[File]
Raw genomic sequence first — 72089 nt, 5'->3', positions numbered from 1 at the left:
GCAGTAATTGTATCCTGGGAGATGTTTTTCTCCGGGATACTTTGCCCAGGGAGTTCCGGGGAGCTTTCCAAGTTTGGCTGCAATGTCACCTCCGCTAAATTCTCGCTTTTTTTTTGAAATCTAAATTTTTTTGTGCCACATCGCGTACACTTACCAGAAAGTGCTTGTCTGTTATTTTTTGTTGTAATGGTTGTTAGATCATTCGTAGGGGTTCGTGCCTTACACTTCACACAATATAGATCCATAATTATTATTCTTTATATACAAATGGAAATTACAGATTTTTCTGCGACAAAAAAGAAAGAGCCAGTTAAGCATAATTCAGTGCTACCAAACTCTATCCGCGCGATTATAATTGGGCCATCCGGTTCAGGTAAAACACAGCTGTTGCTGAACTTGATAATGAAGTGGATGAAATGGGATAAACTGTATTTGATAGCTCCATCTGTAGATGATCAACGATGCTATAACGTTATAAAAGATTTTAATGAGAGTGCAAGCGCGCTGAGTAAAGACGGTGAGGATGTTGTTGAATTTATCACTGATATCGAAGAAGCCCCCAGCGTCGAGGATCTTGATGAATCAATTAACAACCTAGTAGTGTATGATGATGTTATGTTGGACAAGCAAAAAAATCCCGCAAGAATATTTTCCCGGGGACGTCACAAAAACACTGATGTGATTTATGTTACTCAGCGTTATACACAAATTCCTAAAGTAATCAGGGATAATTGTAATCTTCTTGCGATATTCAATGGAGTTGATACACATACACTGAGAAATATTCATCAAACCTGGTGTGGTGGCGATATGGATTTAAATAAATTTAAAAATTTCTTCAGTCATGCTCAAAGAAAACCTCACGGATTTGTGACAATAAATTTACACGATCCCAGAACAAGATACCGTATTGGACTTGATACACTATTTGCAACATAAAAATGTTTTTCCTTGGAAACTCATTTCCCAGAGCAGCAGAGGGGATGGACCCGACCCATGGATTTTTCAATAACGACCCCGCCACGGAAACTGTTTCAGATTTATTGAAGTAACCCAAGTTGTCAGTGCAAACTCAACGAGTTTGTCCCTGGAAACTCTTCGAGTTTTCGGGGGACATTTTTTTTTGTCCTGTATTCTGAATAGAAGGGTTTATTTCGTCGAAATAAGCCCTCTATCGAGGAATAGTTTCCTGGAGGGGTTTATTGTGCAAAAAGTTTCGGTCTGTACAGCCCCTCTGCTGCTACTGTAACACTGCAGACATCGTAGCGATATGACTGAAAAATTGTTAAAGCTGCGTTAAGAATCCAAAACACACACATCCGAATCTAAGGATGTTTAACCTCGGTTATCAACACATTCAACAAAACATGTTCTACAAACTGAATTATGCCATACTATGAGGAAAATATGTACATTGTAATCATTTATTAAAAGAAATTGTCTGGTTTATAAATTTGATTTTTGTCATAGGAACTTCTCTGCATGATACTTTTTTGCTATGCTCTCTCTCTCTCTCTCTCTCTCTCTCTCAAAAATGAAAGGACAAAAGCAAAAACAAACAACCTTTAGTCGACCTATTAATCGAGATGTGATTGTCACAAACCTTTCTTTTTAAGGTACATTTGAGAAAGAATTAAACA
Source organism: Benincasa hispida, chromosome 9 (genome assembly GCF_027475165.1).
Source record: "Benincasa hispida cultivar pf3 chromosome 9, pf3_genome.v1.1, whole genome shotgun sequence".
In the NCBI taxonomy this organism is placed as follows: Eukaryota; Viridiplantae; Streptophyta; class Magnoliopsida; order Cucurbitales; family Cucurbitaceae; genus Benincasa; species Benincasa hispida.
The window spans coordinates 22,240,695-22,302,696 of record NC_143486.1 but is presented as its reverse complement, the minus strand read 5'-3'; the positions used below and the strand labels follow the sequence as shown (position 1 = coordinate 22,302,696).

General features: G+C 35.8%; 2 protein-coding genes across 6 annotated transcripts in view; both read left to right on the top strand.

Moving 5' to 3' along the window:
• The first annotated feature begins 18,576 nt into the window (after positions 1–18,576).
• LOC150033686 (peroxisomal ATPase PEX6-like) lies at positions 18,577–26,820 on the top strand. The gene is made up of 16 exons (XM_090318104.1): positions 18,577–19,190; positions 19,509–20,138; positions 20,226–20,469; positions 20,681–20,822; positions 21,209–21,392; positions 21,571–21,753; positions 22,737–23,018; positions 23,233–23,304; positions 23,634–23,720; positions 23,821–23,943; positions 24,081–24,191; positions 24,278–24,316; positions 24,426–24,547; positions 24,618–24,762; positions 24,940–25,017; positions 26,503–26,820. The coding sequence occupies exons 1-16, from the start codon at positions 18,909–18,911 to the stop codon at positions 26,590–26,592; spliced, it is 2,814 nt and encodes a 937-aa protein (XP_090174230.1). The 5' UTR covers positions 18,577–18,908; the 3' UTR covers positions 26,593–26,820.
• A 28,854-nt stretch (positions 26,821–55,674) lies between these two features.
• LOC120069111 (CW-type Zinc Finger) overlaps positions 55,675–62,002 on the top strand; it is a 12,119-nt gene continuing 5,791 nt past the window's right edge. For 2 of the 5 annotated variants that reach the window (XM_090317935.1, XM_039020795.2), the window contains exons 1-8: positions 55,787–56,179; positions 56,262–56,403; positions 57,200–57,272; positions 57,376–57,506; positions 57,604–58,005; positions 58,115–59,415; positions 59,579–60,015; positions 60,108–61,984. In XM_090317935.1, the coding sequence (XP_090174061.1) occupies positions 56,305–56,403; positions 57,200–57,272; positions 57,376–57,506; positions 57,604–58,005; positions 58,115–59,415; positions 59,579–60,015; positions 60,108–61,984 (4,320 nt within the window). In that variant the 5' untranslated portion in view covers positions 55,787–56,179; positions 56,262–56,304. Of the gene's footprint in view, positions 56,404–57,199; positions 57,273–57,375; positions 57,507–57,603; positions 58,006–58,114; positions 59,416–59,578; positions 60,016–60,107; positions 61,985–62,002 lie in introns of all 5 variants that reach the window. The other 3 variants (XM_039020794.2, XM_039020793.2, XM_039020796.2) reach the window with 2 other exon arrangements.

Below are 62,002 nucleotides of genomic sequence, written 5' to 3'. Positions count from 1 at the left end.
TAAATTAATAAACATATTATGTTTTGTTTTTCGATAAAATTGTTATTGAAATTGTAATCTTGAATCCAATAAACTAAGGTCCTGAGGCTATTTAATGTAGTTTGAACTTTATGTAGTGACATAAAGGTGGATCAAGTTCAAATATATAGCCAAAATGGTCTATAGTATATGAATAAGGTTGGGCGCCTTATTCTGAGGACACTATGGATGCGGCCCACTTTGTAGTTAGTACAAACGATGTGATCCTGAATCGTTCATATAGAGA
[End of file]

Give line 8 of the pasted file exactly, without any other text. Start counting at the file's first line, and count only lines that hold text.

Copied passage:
Moving 5' to 3' along the window: